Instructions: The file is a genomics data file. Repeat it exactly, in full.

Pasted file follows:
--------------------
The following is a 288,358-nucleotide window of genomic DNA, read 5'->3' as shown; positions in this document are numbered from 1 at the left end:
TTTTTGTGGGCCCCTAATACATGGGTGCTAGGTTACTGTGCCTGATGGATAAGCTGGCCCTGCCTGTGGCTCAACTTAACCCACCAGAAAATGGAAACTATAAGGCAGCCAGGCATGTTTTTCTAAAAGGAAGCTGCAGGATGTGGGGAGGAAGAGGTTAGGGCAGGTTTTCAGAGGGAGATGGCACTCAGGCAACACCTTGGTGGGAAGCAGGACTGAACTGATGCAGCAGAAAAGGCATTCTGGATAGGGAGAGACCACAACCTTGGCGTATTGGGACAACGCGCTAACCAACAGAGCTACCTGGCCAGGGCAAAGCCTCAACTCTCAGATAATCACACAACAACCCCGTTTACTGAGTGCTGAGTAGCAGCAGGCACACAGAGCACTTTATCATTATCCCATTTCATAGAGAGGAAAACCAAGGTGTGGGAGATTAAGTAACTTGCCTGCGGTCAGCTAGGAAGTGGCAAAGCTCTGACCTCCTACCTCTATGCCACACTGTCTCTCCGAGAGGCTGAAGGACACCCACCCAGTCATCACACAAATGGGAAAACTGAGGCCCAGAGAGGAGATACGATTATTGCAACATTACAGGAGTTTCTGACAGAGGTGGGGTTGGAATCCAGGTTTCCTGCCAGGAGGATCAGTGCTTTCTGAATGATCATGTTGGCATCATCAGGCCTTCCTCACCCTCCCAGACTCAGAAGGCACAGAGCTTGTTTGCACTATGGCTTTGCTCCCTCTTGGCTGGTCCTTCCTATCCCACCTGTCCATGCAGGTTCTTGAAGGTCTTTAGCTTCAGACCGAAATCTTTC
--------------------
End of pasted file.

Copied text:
The following is a 288,358-nucleotide window of genomic DNA, read 5'->3' as shown; positions in this document are numbered from 1 at the left end:
TTTTTGTGGGCCCCTAATACATGGGTGCTAGGTTACTGTGCCTGATGGATAAGCTGGCCCTGCCTGTGGCTCAACTTAACCCACCAGAAAATGGAAACTATAAGGCAGCCAGGCATGTTTTTCTAAAAGGAAGCTGCAGGATGTGGGGAGGAAGAGGTTAGGGCAGGTTTTCAGAGGGAGATGGCACTCAGGCAACACCTTGGTGGGAAGCAGGACTGAACTGATGCAGCAGAAAAGGCATTCTGGATAGGGAGAGACCACAACCTTGGCGTATTGGGACAACGCGCTAACCAACAGAGCTACCTGGCCAGGGCAAAGCCTCAACTCTCAGATAATCACACAACAACCCCGTTTACTGAGTGCTGAGTAGCAGCAGGCACACAGAGCACTTTATCATTATCCCATTTCATAGAGAGGAAAACCAAGGTGTGGGAGATTAAGTAACTTGCCTGCGGTCAGCTAGGAAGTGGCAAAGCTCTGACCTCCTACCTCTATGCCACACTGTCTCTCCGAGAGGCTGAAGGACACCCACCCAGTCATCACACAAATGGGAAAACTGAGGCCCAGAGAGGAGATACGATTATTGCAACATTACAGGAGTTTCTGACAGAGGTGGGGTTGGAATCCAGGTTTCCTGCCAGGAGGATCAGTGCTTTCTGAATGATCATGTTGGCATCATCAGGCCTTCCTCACCCTCCCAGACTCAGAAGGCACAGAGCTTGTTTGCACTATGGCTTTGCTCCCTCTTGGCTGGTCCTTCCTATCCCACCTGTCCATGCAGGTTCTTGAAGGTCTTTAGCTTCAGACCGAAATCTTTC